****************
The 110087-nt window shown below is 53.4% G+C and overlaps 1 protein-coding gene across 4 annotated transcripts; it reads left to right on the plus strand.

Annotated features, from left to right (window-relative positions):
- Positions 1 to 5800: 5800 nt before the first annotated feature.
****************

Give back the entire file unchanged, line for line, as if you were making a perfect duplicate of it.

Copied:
The 110087-nt window shown below is 53.4% G+C and overlaps 1 protein-coding gene across 4 annotated transcripts; it reads left to right on the plus strand.

Annotated features, from left to right (window-relative positions):
- Positions 1 to 5800: 5800 nt before the first annotated feature.